Available at the Online Music Sales (International Horn Society) 


The aim of this method is to offer a new approach to the study of scales. Instead working this subject in a traditional way with a progressive increasing of the number of sharps and flats, I propose working at the same time all the scales often used on western music (major scales, natural minor scales, harmonic and melodic) with the progressive increasing of the number of notes. This way the student is led to the establishment of connections between the different scales, even if at the beginning he is not aware of that. The primacy of practice over theory is meant to motivate the students to practise scales and last but not least to lead them to enjoy it!

Introductory Note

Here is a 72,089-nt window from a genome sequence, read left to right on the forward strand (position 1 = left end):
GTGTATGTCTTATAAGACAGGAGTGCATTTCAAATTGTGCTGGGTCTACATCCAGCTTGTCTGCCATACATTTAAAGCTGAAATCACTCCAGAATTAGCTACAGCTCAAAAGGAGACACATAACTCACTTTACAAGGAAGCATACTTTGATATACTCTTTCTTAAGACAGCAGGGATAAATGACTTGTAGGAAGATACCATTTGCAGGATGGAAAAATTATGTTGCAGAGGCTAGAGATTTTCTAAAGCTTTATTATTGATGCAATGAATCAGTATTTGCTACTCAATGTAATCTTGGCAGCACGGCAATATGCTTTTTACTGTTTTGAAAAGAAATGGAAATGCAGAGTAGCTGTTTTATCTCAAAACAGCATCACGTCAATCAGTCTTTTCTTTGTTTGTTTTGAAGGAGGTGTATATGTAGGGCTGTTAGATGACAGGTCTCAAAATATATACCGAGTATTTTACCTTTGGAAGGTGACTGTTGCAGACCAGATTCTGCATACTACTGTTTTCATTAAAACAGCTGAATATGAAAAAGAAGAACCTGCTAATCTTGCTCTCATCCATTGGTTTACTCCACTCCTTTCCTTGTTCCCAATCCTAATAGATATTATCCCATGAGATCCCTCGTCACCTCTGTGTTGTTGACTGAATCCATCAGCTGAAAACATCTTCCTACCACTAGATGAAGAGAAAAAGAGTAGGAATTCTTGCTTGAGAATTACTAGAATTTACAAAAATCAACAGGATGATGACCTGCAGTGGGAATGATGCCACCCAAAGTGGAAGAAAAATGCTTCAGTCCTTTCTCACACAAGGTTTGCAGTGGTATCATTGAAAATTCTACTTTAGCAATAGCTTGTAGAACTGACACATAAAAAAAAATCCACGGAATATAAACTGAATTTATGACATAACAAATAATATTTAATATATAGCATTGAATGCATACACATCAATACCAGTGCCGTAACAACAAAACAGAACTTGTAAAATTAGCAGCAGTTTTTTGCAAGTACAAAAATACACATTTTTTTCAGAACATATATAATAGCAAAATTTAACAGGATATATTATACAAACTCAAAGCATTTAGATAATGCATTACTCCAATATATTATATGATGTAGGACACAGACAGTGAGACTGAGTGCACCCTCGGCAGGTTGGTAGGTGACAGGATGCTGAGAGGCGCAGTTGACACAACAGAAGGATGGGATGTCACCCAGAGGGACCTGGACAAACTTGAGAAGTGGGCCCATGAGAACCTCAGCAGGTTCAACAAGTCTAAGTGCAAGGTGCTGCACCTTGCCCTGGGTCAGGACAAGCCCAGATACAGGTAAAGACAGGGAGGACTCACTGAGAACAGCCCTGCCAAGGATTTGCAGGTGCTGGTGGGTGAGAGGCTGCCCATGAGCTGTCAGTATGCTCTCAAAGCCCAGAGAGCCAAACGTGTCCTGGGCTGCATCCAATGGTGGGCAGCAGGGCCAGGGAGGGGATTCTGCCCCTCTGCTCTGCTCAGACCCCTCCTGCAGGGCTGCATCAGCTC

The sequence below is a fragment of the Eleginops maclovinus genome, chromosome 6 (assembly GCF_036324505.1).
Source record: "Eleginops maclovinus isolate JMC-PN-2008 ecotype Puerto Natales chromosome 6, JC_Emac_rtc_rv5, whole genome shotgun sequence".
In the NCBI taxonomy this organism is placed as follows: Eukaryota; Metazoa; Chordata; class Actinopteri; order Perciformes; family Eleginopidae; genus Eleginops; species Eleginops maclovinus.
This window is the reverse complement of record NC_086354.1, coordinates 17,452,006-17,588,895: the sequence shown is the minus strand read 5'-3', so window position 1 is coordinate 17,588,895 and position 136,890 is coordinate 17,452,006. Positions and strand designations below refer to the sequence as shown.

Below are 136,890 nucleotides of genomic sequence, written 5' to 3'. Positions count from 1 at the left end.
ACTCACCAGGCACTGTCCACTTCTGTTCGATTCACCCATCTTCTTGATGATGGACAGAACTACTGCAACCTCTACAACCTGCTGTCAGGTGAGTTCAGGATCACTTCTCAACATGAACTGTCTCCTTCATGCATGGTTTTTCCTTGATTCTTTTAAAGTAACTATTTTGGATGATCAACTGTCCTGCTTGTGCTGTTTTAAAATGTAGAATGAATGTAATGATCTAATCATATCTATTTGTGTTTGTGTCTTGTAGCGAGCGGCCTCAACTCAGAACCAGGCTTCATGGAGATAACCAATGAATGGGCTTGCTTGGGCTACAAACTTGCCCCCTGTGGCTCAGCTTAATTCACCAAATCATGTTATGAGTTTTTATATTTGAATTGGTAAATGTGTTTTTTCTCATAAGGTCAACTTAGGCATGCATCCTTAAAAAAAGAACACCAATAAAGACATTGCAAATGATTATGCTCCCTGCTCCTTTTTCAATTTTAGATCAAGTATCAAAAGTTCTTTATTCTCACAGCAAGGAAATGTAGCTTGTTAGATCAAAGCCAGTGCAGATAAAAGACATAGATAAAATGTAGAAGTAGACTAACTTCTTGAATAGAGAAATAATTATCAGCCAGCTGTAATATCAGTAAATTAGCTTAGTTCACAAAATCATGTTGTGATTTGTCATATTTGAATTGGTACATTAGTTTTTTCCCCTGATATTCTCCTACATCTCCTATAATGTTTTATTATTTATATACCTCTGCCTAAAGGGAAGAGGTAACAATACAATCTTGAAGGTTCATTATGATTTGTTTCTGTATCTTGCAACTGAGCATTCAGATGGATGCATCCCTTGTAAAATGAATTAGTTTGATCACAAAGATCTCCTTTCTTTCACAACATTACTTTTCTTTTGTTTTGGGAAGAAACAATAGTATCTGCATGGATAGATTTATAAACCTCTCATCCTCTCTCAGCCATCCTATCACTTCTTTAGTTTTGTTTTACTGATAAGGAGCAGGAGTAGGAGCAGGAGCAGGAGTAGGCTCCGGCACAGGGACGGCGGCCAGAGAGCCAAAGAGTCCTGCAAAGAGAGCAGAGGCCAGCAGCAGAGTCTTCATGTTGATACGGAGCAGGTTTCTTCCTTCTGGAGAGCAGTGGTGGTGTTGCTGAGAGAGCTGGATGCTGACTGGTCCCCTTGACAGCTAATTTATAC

My experience as a teacher tells me that beginners do not enjoy to practice scales because there is too much theory involved and besides that at the beginning the students are not able to play them correctly. Usually they start enjoying scales as they progress and therefore start feeling more confident. At the beginning of horn playing there is a strong emphasis on the use of the 1st and 2nd fingers. As a result some students tend to retract the 3rd finger by lack of usage. The present scales practicing method was born precisely to fill that gap, allowing students to gradually learn different notes and conquer step by step the horn's range. Since music is mainly a practical subject, theory was left behind in this first stage, because I believe that students could assimilate it in a easier way later on. Here Music Scales are presented note by note, following a circle of fifths, allowing students to establish an unconscious relationship between different scales. The first time a new note is presented, it is indicated B flat (on above) and F horn fingerlings (below, preceded by an "F"), also considering different octaves and enharmonic notes. Instead of key signatures, sharps and flats are presented before each note and later on, the first altered note from a given bar. The first exercises have jumps, I think that on these, students should benefit from the help of their teachers whether playing the horn or piano along with them and so giving them a pitch reference. Exercises 1-14 were written to gradually learn each one of the major scales notes. Exercises 15-20 include every major and minor scale arpeggios. I recommend this last group of exercises to be worked stave by stave, individually, in order to memorize each stave. Along this small book you can find some texts, whose goal is to incentive students. Marking their progress is also very important in the motivation process. At the end, there is a standard fingering chart, including the usual beginner's range. Starting to play the horn would never be an easy task! However being major and minor scales the fundamentals of tonal music, I hope that this method can make it easier to start learning scales and promoting a consistent evolution.


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